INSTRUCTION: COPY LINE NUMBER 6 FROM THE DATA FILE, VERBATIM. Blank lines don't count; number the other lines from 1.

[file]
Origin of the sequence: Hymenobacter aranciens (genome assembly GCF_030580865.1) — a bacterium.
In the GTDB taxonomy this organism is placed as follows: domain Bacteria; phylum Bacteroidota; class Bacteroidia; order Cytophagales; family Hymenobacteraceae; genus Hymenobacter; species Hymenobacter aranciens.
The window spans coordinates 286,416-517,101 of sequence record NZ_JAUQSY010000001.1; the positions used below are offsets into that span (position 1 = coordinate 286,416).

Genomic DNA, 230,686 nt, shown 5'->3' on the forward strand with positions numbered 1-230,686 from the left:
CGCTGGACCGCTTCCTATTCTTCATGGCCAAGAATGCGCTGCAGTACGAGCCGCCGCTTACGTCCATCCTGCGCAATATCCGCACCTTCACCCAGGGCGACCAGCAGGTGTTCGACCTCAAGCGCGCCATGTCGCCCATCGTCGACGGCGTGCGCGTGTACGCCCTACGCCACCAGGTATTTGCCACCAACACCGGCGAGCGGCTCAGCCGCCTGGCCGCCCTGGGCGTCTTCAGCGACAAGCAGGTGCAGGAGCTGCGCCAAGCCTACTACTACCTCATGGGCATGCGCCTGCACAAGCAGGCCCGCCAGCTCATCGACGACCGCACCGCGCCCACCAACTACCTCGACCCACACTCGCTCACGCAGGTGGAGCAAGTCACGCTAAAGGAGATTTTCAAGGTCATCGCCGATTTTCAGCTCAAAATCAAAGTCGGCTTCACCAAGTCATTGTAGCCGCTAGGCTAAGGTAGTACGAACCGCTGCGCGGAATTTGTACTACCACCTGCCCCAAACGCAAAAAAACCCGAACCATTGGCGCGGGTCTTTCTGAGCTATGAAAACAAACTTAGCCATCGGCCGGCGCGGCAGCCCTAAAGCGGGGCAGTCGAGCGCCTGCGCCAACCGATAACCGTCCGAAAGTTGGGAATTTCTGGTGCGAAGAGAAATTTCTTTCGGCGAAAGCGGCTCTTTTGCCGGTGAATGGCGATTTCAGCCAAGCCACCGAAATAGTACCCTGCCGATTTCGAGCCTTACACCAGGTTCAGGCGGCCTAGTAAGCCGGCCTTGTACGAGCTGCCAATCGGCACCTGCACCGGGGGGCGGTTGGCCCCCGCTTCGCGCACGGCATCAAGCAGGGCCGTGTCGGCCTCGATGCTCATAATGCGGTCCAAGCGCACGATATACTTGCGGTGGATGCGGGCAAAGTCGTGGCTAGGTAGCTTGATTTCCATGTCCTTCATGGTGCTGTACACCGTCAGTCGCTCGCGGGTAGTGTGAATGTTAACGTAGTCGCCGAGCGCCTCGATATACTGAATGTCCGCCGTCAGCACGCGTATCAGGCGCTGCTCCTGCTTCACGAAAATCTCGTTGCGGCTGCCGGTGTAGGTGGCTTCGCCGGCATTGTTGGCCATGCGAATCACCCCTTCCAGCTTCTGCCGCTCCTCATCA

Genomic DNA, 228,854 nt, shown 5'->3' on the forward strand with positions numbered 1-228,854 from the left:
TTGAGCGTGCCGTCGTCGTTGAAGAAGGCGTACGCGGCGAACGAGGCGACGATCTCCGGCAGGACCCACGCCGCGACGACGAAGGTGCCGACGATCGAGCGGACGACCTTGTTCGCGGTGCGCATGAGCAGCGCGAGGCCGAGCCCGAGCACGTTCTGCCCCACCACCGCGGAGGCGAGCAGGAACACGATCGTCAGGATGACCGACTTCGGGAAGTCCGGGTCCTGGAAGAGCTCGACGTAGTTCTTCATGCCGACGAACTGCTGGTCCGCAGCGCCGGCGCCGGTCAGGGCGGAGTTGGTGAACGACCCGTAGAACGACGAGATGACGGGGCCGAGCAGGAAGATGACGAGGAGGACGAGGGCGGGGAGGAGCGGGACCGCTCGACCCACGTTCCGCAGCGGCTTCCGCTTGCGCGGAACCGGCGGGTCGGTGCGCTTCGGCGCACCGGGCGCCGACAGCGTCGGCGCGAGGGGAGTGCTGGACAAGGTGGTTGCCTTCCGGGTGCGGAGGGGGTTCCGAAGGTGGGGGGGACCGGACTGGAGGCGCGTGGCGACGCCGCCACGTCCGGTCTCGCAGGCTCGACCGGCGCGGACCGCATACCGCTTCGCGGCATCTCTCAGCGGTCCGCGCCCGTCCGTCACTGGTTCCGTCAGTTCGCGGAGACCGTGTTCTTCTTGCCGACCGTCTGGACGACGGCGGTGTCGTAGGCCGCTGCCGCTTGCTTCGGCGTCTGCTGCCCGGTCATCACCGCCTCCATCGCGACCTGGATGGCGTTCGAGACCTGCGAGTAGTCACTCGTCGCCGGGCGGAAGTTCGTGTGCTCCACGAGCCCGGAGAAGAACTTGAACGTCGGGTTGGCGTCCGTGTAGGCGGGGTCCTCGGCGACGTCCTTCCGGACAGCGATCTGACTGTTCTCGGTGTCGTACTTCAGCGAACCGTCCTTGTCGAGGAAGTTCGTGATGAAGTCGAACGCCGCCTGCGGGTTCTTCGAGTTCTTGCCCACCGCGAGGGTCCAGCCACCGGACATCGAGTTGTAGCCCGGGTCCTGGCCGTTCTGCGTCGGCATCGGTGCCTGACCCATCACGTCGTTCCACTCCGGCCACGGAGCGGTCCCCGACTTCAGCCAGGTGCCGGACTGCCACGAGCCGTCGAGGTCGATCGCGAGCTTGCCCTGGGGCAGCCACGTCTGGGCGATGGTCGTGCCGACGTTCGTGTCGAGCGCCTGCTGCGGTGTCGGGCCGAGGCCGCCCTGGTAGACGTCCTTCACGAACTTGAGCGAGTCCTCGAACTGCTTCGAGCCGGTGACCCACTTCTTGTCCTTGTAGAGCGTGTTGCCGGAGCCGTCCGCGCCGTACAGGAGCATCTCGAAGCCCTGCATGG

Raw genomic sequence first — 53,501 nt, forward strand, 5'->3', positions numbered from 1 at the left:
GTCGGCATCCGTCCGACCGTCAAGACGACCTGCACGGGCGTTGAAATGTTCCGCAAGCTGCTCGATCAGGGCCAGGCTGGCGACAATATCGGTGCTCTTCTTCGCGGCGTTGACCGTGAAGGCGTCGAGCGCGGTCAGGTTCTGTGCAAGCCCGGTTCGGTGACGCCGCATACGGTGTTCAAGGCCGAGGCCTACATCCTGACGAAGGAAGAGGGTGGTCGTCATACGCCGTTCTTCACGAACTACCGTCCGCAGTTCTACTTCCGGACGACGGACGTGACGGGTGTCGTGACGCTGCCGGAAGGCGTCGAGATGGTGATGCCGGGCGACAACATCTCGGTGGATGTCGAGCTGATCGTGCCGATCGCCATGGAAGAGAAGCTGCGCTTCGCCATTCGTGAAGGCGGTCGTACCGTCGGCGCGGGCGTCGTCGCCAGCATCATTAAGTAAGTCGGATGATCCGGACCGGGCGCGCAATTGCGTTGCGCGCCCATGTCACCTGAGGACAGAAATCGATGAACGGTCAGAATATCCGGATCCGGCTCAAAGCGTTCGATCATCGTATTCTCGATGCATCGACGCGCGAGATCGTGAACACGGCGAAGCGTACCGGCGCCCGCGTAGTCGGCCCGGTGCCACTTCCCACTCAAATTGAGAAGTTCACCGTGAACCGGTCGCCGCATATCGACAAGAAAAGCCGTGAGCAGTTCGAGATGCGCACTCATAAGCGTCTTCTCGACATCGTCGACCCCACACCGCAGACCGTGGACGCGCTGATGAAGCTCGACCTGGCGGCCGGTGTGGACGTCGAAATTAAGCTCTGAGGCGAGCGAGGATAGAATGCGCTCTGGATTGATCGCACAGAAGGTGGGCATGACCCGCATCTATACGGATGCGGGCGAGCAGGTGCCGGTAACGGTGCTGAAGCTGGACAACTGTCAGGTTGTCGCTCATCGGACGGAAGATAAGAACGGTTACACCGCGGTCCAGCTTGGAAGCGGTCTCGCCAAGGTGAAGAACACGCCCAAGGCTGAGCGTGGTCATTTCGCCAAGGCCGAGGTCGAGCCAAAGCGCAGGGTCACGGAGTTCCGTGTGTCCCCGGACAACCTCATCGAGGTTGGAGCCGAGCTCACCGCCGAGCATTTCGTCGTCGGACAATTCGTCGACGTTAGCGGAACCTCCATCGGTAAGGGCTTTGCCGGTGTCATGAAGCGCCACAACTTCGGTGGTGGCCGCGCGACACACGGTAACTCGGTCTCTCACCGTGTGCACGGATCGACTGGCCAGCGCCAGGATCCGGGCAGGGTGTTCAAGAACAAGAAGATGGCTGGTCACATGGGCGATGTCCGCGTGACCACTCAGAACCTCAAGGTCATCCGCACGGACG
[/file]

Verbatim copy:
Genomic DNA, 228,854 nt, shown 5'->3' on the forward strand with positions numbered 1-228,854 from the left: